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Home > Compliance
China’s Administrative Punishment Law Awards Meaningful Credits for Compliance Efforts
By Henry Chen | 2021/1/24 0:25:20

On January 22, 2021, the 25th Session of the Standing Committee of the 13th National People's Congress amended the Administrative Punishment Law of the People's Republic of China (hereinafter referred to as the “Administrative Punishment Law”), which will come into force on July 15, 2021.  Among many other significant amendments, the amended Administrative Punishment Law provides meaningful credits for compliance efforts.

The amended Administrative Punishment Law provides a new Article 33 which provides that: 


If an illegal act is minor and is corrected in a timely manner without causing harmful consequences, no administrative penalty shall be imposed. Those who violate the law for the first time and have minor harmful consequences and make corrections in time may not be subject to administrative punishment.

If the party concerned has sufficient evidence to prove that there is no mens rea, no administrative penalty shall be imposed. Where there are other provisions in laws and administrative regulations, such provisions shall prevail.


This article is of great significance to the compliance management.  It can be said that the Administrative Punishment Law has brought brand new compliance credits to the great efforts for compliance management.  Limited by the first paragraph of this article, the compliance credits may only be limited to "minor violations and timely correction", but after all, it is the first time that the compliance credits have been affirmed black-lettered for all violations in such a high-levelled law.  Comparatively, Article 7 of Anti-Unfair Competition Law grants some meaningful credits for compliance efforts, but the credits are granted for nothing but managing risks on commercial bribery.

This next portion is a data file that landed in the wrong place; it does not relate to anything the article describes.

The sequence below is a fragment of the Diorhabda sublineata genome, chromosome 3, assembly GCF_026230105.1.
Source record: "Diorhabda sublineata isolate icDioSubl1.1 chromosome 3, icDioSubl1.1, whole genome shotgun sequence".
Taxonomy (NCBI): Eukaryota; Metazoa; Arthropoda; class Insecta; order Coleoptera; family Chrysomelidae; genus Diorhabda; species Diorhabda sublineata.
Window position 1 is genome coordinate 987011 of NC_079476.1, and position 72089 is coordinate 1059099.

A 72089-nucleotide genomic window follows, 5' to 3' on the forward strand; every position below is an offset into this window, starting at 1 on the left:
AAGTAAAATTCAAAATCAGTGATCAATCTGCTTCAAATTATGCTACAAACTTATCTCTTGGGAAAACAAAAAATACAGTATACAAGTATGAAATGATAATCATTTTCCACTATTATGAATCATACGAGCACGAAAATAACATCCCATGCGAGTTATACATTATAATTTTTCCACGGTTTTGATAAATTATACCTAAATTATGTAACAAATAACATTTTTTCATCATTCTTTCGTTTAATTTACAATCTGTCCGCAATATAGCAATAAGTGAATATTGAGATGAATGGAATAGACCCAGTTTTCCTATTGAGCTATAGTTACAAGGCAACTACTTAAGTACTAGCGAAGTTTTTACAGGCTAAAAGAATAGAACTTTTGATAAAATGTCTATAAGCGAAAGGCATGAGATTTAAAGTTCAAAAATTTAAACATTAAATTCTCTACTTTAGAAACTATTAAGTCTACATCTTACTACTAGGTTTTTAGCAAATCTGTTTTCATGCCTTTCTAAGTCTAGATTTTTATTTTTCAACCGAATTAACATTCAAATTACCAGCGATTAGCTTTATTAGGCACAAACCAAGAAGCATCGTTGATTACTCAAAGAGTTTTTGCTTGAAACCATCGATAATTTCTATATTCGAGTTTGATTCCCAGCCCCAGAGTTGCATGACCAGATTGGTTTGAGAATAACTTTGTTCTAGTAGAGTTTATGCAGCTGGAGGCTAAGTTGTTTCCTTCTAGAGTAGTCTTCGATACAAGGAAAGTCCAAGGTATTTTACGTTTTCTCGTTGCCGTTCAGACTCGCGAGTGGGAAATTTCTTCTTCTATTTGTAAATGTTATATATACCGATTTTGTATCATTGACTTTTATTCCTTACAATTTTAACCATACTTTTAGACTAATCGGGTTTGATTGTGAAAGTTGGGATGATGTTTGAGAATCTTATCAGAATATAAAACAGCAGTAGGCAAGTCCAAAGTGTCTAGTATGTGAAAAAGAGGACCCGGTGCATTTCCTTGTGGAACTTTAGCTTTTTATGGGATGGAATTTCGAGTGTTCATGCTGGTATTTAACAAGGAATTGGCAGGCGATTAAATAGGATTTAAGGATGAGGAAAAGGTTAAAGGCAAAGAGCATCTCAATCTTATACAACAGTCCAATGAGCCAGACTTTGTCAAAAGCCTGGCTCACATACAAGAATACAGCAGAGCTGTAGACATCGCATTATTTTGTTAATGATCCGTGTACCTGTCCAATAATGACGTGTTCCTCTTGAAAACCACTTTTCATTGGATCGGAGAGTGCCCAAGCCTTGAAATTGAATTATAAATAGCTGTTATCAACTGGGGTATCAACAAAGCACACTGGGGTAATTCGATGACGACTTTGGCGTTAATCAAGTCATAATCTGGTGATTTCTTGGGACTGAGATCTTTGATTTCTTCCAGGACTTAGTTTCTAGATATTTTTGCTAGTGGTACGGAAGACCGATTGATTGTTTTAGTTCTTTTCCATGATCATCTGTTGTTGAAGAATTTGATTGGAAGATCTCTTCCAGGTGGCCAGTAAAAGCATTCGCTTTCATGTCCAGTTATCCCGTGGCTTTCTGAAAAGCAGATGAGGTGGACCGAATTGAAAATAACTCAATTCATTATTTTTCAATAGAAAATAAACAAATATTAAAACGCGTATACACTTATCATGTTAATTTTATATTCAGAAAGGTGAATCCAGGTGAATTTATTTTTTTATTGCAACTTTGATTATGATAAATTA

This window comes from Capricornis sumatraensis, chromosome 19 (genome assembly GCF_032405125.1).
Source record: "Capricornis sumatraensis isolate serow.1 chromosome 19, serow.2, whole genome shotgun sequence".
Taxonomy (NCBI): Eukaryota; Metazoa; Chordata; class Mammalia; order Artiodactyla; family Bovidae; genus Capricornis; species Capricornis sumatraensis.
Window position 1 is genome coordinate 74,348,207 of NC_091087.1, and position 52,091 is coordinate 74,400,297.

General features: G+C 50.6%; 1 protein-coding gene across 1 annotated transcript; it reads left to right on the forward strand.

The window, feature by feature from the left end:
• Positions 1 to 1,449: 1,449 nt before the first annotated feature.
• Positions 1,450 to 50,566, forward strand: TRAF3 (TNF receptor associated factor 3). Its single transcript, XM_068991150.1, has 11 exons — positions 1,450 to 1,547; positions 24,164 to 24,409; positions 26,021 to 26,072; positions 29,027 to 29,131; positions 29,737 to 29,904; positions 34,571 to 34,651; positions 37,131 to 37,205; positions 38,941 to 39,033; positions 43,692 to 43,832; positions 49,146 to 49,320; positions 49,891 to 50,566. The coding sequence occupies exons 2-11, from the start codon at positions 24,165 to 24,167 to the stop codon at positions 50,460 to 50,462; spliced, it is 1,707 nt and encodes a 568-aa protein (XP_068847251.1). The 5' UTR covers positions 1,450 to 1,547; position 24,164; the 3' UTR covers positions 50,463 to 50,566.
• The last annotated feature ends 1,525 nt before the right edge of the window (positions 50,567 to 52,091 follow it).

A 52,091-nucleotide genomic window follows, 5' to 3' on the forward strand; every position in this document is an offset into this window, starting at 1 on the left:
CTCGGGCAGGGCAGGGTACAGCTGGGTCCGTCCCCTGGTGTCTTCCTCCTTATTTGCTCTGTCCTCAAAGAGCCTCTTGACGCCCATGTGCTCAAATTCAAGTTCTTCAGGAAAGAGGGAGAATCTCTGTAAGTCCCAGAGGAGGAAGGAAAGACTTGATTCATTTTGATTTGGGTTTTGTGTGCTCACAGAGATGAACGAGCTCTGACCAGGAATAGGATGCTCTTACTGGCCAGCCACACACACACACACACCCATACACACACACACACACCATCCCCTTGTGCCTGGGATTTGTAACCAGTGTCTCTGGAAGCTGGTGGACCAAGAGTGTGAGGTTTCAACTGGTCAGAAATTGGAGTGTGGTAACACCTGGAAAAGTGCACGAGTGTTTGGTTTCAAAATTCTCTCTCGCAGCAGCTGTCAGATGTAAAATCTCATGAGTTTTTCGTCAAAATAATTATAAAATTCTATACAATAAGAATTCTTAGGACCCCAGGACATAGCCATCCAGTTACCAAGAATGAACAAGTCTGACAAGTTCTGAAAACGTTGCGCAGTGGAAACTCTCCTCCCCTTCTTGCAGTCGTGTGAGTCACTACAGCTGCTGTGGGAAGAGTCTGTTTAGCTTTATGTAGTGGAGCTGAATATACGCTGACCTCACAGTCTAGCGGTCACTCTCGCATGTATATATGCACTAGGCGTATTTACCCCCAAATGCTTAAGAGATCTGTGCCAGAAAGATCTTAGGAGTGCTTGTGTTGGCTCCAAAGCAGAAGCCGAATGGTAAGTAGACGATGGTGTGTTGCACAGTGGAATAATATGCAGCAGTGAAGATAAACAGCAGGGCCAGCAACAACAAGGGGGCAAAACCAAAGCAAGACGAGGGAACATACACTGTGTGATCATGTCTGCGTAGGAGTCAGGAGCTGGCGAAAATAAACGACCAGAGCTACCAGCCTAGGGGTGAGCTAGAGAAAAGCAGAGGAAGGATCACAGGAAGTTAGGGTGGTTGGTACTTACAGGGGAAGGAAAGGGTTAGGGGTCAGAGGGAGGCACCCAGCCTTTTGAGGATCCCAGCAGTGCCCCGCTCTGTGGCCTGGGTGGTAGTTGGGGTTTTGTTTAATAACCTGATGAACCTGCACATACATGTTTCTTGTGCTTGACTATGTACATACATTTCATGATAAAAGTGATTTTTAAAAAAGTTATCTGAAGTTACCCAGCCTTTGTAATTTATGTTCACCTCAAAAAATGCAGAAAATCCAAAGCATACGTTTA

What kind of common evidence can prove that there is no mens rea for all different kinds of violations of laws? The answer is ISO 37301 Compliance management system – Requirements with guidance for use.

ISO 37301, a certifiable standard, will soon replace the "ISO 19600 guidelines for compliance management systems". In other words, whether an organization's compliance management system is strong or not could be measured by a third-party certification body against the standard.

ISO 37301, which is an international standard, has been developed by China, the United States, Germany, the United Kingdom, France and other countries and regions.  This standard is an international common language for "compliance management system".  In other words, a management system can be certified under this standard and thus recognized by law enforcers in China as well as other countries.

The regulatory agencies and certification and accreditation committees of various countries are all working hard to wait for the adoption of this standard - the voting deadline of the international standard final draft is February 26, 2021 - after that, each country will transform this standard into its own national standard by means of equivalent conversion or modified conversion.  Similarly, the institutions waiting for the adoption of this standard include those consulting service institutions and certification bodies, which will provide consulting service and certification service respectively under this standard.

Henry Chen, the author of this article, is a member of TC 309 Technical Committee WG4 in drafting this ISO 37301 Compliance management system – Requirements with guidance for use.


The author, Henry Chen, licensed to practice law in China and New York, is a senior partner at the Dentons office in Shanghai. Before joining Dentons, Henry was AP Compliance Director of Ford.  Henry's practice areas include cyber security and data governance, FCPA, anti-bribery and fraud investigations, economic sanctions and trade controls, compliance management systems, corporate matters and dispute resolution. You can reach Henry by sending an email to Henry is the author of the book Risk Management on Commercial Bribery in China and the book Compliance Risks of Enterprises in Globalization: Outbreak and Control.

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